Scotland’s role in the international slave trade is just one of the thought provoking subjects being discussed as the Scottish Parliament’s Festival of Politics gets underway.
Now in its 11th year, the Festival puts people at the heart of politics allowing them to listen, debate and explore the ever-changing world around us. This year’s programme is the most diverse yet with more than 30 events, each of which seeks to inspire people to see the world differently.
Following an international theme, events on the first day will explore the future of the Commonwealth as well as the challenges facing democracy in the 21st century.
Speaking on the opening day, Presiding Officer, the Rt Hon Tricia Marwick MSP said:
“This year’s Festival is all about inspiring people to see the world differently and to give people time to pause and reflect on some of the biggest issues happening in the world around us. What better place to do this than in Scotland’s Parliament.
“As the Festival opens we will hear from Sir Tom Devine about the legacy of Scotland’s role in the slave trade, a legacy which still exists today. It is events like this that makes the Festival of Politics such an important part of Edinburgh’s festival calendar by providing a space where our opinions can be shaped and changed.”
The Scottish Parliament’s Garden Lobby will once again be transformed into the Festival Café Bar, a space for visitors to meet, debate and take in a wide variety of music, poetry and art. For the first time the Festival of Politics will also feature a Festival Youth Café which includes a number of free, bite-sized workshops designed for young people on subjects like cartooning and vlogging.
Scotland and Slavery - 16:30 - 18:00
While Scotland likes to promote its role in the abolition of slavery, the uncomfortable truth that Scots were also involved in the earlier exploitation of the practice has been somewhat erased from our history books. What was the real role of Scots in the slave trade and what was the legacy? Sir Tom Devine will give a lecture based on his book Recovering Scotland’s Slavery Past: The Caribbean Connection.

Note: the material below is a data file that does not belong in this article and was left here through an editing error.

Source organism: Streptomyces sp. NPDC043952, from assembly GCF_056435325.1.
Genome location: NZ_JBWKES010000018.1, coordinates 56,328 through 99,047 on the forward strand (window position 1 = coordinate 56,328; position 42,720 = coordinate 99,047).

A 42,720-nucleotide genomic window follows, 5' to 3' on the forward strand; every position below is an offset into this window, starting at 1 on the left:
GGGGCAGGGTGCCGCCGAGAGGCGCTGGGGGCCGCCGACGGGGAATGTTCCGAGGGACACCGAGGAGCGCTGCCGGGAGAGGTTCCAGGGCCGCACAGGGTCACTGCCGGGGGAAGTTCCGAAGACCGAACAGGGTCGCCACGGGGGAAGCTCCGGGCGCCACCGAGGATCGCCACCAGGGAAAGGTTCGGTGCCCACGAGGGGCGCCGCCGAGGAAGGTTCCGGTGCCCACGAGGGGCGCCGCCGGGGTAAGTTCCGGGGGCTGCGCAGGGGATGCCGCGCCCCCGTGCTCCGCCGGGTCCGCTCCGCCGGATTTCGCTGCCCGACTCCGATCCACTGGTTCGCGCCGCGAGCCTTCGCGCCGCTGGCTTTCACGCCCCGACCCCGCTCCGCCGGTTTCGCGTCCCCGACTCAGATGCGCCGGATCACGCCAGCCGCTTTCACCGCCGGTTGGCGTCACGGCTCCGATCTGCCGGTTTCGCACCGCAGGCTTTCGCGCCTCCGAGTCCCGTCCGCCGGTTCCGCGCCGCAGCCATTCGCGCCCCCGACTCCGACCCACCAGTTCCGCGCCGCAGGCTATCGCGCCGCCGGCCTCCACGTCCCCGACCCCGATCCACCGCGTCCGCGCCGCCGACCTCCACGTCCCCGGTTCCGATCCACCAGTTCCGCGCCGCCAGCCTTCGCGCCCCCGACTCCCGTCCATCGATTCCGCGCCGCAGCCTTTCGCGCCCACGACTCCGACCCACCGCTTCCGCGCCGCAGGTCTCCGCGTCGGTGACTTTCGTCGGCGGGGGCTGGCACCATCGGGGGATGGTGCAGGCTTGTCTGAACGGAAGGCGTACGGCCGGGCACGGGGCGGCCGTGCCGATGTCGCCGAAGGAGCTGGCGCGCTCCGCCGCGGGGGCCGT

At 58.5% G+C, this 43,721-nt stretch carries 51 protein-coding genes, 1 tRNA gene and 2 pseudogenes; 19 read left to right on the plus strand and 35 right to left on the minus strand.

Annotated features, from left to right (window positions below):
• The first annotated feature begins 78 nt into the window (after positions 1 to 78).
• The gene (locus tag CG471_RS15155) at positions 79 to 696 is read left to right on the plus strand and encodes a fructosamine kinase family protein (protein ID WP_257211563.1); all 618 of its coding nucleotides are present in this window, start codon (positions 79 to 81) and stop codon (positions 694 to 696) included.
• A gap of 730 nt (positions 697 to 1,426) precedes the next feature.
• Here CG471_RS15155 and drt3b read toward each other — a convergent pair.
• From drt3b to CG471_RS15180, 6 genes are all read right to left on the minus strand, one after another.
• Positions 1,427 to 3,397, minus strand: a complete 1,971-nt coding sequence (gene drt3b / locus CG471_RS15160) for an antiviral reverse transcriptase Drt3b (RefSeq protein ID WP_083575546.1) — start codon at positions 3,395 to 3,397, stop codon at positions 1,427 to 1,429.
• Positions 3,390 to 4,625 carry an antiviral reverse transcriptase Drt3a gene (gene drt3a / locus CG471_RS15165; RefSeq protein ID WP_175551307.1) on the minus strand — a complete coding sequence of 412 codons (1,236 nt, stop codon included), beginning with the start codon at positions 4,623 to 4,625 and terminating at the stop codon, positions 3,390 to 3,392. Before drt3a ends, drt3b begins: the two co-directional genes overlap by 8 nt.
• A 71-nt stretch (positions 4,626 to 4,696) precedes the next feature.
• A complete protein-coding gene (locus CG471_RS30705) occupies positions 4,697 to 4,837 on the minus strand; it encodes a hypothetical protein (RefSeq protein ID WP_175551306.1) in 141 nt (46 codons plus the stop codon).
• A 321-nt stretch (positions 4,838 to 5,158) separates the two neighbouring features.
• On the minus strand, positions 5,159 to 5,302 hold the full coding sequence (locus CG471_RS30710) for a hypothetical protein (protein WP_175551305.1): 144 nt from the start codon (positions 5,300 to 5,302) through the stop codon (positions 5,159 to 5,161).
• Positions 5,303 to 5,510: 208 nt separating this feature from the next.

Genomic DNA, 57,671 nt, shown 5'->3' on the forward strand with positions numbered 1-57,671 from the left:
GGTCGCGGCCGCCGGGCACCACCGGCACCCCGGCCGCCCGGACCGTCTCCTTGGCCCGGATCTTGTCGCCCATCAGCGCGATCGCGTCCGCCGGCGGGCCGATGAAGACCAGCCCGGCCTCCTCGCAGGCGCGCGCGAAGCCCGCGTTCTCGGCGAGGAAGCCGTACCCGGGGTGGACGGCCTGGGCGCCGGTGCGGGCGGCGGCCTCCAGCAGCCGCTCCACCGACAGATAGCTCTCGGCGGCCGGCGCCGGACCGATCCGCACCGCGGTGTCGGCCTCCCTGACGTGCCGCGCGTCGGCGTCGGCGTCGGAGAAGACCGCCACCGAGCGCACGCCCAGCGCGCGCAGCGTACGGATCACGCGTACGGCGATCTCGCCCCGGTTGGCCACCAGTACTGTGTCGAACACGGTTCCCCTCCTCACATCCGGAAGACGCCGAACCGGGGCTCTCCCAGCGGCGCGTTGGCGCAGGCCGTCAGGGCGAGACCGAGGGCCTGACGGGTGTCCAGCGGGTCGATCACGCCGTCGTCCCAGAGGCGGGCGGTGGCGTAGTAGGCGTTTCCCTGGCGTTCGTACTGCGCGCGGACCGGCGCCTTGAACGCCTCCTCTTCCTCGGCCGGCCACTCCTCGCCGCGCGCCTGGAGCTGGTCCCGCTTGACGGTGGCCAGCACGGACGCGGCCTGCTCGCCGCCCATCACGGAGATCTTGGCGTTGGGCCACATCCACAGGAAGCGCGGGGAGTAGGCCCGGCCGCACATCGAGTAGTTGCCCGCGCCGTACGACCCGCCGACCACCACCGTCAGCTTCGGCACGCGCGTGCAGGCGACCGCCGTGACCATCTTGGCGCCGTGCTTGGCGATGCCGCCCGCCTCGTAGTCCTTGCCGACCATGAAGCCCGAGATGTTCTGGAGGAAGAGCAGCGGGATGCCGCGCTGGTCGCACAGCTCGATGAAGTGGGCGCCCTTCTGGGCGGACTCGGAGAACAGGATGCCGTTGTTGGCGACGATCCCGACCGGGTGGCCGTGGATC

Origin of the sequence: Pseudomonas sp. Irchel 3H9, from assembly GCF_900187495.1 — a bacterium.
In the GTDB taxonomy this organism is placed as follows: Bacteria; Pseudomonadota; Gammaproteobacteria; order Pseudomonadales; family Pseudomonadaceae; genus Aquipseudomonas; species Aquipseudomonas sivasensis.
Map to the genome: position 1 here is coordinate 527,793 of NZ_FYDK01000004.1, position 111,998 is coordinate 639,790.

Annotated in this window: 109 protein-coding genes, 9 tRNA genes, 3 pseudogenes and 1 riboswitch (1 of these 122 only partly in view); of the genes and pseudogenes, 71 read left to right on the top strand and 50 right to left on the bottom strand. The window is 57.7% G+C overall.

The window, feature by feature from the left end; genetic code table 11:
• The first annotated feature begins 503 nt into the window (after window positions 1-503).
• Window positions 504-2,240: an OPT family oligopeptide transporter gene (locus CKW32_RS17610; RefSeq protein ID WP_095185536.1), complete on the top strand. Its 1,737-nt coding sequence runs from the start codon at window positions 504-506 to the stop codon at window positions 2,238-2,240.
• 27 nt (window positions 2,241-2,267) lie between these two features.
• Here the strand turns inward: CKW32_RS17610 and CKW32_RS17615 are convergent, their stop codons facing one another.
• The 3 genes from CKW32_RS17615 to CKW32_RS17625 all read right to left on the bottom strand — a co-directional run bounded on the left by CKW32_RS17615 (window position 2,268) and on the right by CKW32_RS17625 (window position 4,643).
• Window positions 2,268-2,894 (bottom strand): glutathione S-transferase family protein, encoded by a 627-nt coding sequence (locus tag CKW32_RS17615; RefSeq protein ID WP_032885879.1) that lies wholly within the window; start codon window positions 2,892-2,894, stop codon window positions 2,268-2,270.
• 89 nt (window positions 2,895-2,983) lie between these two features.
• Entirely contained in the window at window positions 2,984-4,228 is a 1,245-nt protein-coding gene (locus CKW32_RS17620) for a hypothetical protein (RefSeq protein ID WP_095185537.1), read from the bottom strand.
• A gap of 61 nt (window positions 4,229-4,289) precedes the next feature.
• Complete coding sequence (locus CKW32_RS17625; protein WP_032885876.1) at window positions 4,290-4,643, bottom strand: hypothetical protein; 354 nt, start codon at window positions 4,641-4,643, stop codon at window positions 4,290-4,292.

The lecture will be followed by a panel discussion chaired by the Presiding Officer. Panellists include Louise Welsh, author and collaborator on The Empire Café 2014 Commonwealth Games Project on Scotland’s involvement with the North Atlantic Slave Trade, the academic and author Sir Geoff Palmer OBE, and historian Stephen Mullen.
What does your Commonwealth do for You? - 16:30 - 18:00
The Commonwealth today is an association of 53 member countries with nearly 2.5 billion citizens spread across the globe. The discussion will look at the future of the Commonwealth.
Chair: Allan Little (former BBC special correspondent)
Participants: Kamalesh Sharma (Commonwealth Secretary-General and former Indian High Commissioner to the UK), journalist Yasmin Alibhai-Brown; and Professor Philip Murphy (Director of the Institute of Commonwealth Studies).
The Democratic Challenge - 16:30 - 18:00
Voter apathy has become a common complaint from political parties. Yet changes could be afoot with overall voting turnout in Scotland at the recent UK general election at 71.1% and 85% in the Referendum. So is the tide turning?
Chair: Professor Nicola McEwen (Associate Director, Economic and Social Research Council (ESRC) Scottish Centre on Constitutional Change)
Participants: Sue Cameron (columnist, The Daily Telegraph), Dr Jan Eichhorn (Chancellor’s Fellow in Social Policy, University of Edinburgh) and John McCormick (Head of the Electoral Commission, Scotland).
12 Years a Slave (15) – 19.30 – 22.15
To link in with the earlier Scotland and Slavery debate there will be a film screening of 12 Years a Slave, followed by a short panel discussion.
The Festival of Politics takes place at the Scottish Parliament from Friday 14 August to Sunday 16 August 2015.
Other events taking place include: a speech by Professor Michael J Sandel, hailed as the most popular political philosopher of his generation, where he will explore public service and the future of democracy, an event looking at contemporary South Africa following the end of Apartheid and a debate on workers’ rights in the 21st Century.
Once again the Festival of Politics takes place at the same time as the award-winning World Press Photo Exhibition is on show in the Scottish Parliament’s Main Hall. Running until 22 August 2015, the exhibition features the best in contemporary photojournalism from around the world.
Also taking place will be the Michael Peto: Politics in Focus an exhibition of some previously unseen work by Hungarian-born photographer Michael Peto who captured some of the most iconic figures from the 1950s and 1960s. The exhibition takes place in Committee Room 1 until 22 August.